Legion – TV Review
by Roger Crow
There was a time when a new superhero series was as welcome as Christmas. In the 1970s, TV versions of The Hulk, Wonder Woman and Spider-Man were flawed but fun in those days when fans were starved of big screen comic book crime busters.
These days the market is saturated with gifted heroes fighting gloriously demented antagonists. The problem is so few of them work, especially on the small screen. I recently grew bored of Arrow, Supergirl, Gotham, The Flash and Agents of Shield, so I doubt Sky/Fox’s new saga Legion will offer any fresh blood for the often anaemic genre.
But as artist Bill Sienkiewicz has praised the TV version of his comic, I give it a look. Dosed up on anti-cold medication, Legion seems perfectly suited for those in need of distraction from life, or sneezing.
Two things stand out: Dan Stevens, he of Downton Abbey fame, and the trippy Stranger Things-style tone. That show, in case you didn’t know it, was one of the biggest success stories of last year, partly down to its 1980’s retro vibe; all Steven Spielberg-ian lighting/setting and John Carpenter-esque score. That and the fact it was gloriously bizarre and familiar at the same time.
“Strikes just the right tone”
There are similarly gobsmacking moments in Legion, the tale of David Haller, a haunted man plagued by numerous split personalities. Following a stunning opening montage reminiscent of Zack Snyder’s Watchmen, we follow Haller from baby through troubled childhood to disturbed young man. He meets Syd Barrett (Rachel Keller), the girl of his dreams in a psychiatric institution, but they can’t touch.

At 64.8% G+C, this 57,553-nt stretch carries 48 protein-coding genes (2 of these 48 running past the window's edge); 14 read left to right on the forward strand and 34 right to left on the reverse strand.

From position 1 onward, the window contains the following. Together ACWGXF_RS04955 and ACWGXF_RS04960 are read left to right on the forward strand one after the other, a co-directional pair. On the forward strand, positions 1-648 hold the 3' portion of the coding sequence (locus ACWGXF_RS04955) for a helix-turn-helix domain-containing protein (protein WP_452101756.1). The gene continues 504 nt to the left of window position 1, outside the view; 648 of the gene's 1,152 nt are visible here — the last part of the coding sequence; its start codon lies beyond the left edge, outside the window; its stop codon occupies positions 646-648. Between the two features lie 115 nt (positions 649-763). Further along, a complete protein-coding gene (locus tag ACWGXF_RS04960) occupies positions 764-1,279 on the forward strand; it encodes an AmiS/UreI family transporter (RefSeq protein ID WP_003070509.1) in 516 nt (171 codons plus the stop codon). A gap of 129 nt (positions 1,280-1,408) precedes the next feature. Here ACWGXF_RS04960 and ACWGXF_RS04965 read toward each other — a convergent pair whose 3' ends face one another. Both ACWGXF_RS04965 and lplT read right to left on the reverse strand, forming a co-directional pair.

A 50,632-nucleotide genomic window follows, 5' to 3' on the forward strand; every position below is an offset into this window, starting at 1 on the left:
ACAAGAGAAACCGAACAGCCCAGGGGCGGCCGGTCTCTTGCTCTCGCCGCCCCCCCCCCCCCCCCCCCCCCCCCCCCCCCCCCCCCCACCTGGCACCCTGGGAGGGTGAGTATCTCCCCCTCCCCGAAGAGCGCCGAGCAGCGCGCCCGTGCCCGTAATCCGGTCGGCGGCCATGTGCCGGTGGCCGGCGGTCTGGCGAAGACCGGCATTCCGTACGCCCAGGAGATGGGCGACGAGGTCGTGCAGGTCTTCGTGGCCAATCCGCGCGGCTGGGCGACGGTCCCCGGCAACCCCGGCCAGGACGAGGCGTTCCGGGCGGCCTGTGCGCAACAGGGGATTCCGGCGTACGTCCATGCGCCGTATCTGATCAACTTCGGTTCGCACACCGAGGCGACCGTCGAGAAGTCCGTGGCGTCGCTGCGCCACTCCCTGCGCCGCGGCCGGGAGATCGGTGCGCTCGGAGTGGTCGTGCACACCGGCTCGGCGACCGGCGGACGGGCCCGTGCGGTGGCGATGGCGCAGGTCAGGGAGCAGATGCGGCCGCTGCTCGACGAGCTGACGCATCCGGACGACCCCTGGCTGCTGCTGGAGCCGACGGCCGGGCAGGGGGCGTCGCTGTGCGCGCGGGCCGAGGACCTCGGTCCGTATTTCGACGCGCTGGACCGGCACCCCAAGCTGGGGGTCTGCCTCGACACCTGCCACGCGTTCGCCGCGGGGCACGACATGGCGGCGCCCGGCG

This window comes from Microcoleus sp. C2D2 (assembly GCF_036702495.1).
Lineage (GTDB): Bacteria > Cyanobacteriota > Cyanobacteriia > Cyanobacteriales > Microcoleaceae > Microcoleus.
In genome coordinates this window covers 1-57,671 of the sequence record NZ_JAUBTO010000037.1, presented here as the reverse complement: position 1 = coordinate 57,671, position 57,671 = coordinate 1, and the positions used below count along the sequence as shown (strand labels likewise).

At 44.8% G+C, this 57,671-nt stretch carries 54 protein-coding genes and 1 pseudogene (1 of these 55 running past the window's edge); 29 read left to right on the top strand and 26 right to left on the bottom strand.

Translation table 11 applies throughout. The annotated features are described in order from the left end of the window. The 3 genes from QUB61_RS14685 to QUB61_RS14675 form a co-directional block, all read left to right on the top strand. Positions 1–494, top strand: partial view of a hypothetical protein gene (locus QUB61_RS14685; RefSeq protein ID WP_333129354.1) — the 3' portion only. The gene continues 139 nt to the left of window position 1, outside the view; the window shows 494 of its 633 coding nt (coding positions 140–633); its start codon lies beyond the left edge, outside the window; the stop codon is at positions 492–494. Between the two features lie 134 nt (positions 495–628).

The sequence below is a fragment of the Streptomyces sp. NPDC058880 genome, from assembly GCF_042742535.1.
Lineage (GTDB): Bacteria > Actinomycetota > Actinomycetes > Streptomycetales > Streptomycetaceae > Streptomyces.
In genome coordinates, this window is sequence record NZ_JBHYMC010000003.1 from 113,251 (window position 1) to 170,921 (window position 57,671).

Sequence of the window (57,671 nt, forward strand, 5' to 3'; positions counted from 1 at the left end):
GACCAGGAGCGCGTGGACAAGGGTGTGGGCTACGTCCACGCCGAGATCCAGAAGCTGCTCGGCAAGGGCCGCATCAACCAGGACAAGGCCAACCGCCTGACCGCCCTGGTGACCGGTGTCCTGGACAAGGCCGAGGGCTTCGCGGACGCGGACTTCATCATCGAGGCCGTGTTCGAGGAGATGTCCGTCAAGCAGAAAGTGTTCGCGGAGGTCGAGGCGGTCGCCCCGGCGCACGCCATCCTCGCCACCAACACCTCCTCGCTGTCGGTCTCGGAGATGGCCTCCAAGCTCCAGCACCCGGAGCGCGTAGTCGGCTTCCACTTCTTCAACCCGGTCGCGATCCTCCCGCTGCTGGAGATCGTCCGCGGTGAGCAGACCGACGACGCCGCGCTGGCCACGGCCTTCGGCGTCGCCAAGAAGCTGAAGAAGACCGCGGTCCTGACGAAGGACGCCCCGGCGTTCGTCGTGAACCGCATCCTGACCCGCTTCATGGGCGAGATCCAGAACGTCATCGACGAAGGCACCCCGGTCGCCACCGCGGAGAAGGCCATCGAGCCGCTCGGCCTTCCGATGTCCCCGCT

If all this sounds like the early X-Men movies, that’s because it’s from some of the same team. However, for half the pilot episode, I’m not sure whether it’s an X-Men spin-off or a standalone show.
TV bosses know many folks turn off the minute they find they’re watching a comic book-inspired series, so there’s barely a mention of special powers until more than 30 minutes in.
I was never a fan of ‘Downton’, but was knocked out by Stevens in The Guest, a cracking B-movie from a couple of years ago. I had no idea he was in the series as I’d not seen any advance publicity and the credits arrive at the end. He strikes just the right tone as a charismatic but troubled hero.
Show-runner Noah Hawley had already done a terrific job of turning the TV version of Fargo into must-see telly, and he also pulls off a masterstroke here, keeping the attention throughout as David comes to terms with the fact he may not be crazy after all.
“An alluring, compelling heroine”
Trippy dream sequences and a recurring yellow-eyed creature may be the talking point around water coolers for weeks to come, while Stevens cements his status as one of Blighty’s brightest showbiz exports in years. (Fingers crossed he lands the role of 007 in the next Bond movie).
It helps that many of the cast are unknowns, at least to me, though there are a couple of familiar faces. Parks and Recreation’s Aubrey Plaza and the ever reliable Jean Smart (24) add kookiness and gravitas respectively, while Fargo’s Rachel Keller is an alluring, compelling heroine.
Sienkiewicz raised an interesting point about whether the quality level will drop off after episode one. Pilot episodes are usually fine-tuned to within an inch of their lives to ensure they grab and sustain the attention. But the real trick is making the mid-season episodes as gripping as the first.
It remains to be seen whether Hawley and company can keep me hooked. But for now, this sneezing viewer is glad of the distraction. Suddenly comic book shows are interesting again.
‘Legion’ is on Fox, Thursdays at 9pm and on Catch-Up